Looking to Raise Business Capital? Clear Investor Communication is Key

Finding the right investors for your company can be a challenge. But it doesn’t have to be. There are many ways of generating interest amongst investors, but there’s one common thread that they all share: Communication. Knowing how to communicate with potential investors may not be easy, but it’s a necessary aspect in getting your message across. It’s also a great skill to develop as part of your company culture and business best practices.

Asking for money can be a challenge. You need to know how to ask the right questions, in the right way, to the right people. So what makes you a good communicator in business? What should you be asking? What should you be listening to?

Here are a few tips:

Before you reach out to an investor, there are some key things you need to keep in mind. First and foremost, you need to know who your audience is. Don’t have a set pitch that you give to everyone. It won’t work, and it shows that you’re not thinking about the investor’s interests, you’re only thinking about your own goals. Try to communicate from a base of understanding your investor’s needs, even if they’re not your investor yet. Think of your pitch as if someone was pitching it to you. What benefit will I have in investing here? Why should I trust this group? How big is the risk, should I choose to take the plunge and invest in said interests? These are all things that investors will consider, and so they should be things that you think about equally, while trying to pitch them.

Find a common ground to connect with

If you’re a new business, or one that needs to grow, you need investors. But, a common misunderstanding that many new businesses have is that investors need you just as much. That’s why, it’s important to find a common ground where both your business, and their investment needs are met. This is very well illustrated and explained by EquityNet’s Patrick Moss, who concludes that:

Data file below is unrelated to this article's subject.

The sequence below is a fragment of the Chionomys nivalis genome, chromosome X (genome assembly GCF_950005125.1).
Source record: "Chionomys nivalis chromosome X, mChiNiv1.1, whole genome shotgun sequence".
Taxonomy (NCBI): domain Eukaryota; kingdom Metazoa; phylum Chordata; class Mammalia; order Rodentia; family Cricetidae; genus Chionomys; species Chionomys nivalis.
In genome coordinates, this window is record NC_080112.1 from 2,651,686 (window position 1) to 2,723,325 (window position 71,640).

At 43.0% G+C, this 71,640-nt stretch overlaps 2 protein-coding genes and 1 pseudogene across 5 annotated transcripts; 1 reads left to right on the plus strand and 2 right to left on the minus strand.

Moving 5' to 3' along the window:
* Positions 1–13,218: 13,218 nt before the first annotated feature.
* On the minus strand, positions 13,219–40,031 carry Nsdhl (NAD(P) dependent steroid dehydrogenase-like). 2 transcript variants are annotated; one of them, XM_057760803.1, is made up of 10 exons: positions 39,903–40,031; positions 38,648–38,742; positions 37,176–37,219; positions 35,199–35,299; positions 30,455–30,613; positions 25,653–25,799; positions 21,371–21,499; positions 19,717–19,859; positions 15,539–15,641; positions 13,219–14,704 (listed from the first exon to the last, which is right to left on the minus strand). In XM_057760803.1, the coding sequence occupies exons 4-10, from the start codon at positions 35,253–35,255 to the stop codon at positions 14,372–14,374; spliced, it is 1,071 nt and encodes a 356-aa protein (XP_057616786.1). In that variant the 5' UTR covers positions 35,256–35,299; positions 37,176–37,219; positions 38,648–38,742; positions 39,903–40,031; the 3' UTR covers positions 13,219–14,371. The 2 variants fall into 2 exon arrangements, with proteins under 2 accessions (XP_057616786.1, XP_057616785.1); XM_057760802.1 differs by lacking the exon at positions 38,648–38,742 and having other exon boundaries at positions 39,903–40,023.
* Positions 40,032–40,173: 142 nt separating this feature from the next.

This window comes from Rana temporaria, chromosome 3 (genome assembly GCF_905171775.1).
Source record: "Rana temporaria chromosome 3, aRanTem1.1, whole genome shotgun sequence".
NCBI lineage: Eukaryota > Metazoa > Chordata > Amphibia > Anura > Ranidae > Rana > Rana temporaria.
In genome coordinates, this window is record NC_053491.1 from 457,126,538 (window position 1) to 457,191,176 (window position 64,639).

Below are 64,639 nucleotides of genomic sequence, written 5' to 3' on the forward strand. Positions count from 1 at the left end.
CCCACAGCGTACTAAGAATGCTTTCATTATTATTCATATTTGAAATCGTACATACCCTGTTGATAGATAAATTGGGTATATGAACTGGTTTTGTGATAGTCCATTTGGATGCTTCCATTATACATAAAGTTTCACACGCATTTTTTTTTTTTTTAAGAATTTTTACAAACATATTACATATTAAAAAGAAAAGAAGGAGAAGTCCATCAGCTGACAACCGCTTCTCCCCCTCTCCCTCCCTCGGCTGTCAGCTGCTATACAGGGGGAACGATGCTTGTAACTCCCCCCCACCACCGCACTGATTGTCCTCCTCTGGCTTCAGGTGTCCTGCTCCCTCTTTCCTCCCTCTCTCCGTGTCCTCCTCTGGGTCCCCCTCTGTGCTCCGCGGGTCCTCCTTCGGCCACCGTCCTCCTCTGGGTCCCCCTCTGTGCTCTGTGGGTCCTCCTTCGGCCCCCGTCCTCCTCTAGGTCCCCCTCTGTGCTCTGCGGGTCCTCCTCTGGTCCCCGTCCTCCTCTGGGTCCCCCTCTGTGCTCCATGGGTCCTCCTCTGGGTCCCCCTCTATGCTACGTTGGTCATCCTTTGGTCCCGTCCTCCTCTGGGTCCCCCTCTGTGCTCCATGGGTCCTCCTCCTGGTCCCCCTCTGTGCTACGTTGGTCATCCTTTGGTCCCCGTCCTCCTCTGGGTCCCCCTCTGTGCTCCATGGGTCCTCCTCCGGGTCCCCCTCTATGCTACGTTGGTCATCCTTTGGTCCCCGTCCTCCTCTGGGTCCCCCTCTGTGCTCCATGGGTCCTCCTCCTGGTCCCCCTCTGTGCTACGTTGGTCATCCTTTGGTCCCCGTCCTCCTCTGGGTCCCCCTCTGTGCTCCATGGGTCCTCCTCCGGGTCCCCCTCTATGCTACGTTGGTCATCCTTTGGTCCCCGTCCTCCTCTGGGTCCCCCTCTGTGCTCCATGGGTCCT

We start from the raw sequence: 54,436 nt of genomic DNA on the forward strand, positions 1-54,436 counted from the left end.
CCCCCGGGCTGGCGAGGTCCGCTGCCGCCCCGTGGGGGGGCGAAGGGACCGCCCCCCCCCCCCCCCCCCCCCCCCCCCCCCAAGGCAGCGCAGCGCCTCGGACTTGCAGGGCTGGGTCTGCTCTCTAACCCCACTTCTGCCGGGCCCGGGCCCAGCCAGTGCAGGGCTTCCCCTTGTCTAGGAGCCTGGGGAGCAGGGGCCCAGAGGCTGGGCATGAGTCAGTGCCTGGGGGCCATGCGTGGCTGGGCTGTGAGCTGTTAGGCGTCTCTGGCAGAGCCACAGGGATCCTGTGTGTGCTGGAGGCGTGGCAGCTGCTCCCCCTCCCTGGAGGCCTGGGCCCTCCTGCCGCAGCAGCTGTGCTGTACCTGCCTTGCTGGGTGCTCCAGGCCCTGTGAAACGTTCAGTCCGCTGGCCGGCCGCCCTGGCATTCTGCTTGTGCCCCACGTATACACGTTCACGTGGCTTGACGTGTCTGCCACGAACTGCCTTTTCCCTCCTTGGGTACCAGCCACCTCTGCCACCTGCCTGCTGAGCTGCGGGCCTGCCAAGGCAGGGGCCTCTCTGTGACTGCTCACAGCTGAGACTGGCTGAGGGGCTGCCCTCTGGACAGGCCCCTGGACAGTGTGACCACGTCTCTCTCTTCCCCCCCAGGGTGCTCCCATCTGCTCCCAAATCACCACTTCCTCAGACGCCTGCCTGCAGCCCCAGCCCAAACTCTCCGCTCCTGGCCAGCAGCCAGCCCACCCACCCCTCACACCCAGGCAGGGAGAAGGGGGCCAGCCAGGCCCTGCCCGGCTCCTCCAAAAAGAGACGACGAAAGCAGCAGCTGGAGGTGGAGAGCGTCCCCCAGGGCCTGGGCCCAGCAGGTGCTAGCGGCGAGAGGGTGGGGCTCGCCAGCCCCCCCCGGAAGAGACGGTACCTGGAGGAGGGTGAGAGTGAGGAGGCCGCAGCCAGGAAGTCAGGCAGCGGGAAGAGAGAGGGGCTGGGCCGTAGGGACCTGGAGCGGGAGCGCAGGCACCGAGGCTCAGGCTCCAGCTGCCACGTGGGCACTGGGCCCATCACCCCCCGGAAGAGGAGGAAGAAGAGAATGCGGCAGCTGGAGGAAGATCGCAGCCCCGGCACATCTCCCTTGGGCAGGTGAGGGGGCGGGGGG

The most effective ways to connect with an investor is to identify a mutual acquaintance that the investor trusts. This may be a friend, family member, colleague, or a connection made through social media. If you understand the relationship between this person and the investor, and it’s apparent that they are on good terms, then there is no harm in asking for an introduction. Doing so helps place you in a position of trust and greatly increases your odds of successfully connecting with an investor.

In other words, the importance of networking with people you know, and building rapport with potential investors, even before the investment proposal is pitched is critical. Think of the investment world as a cocktail party. You need to gain the trust and respect of investors by speaking to them in relatable terms. You need to find common ground where you can relate to certain practices and terms. And then, you can talk business. Don’t rush into pitching your ideas right out of the gate. People are more inclined to invest money when they trust where their money is going. So understand that, and try to put yourself in their shoes.

Investing takes confidence. Getting people to invest in you take even more confidence. But a pushy sales pitch doesn’t go over with anyone. Be assertive, talk about your vision, and most importantly, communicate who you are, and what your values represent. If you communicate well, finding the right investor, and fit for your company can be easier than you think. You just need to communicate clearly, and believe in yourself.



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About Delray Wannemacher

Delray Wannemacher is President and CEO of Interlinked and its two subsidiaries InterlinkedTV and FSXinterlinked. Interlinked is a global multi-dimensional investment platform that connects investors, companies and partners by leveraging technology, media and physical events to achieve its goals. Delray has over 20 years of experience serving small and micro-cap companies, primarily in Internet, software, finance and communications. He works with startup companies, helping them achieve their goals as efficiently and effectively as possible. Delray has also successfully built four companies of his own.

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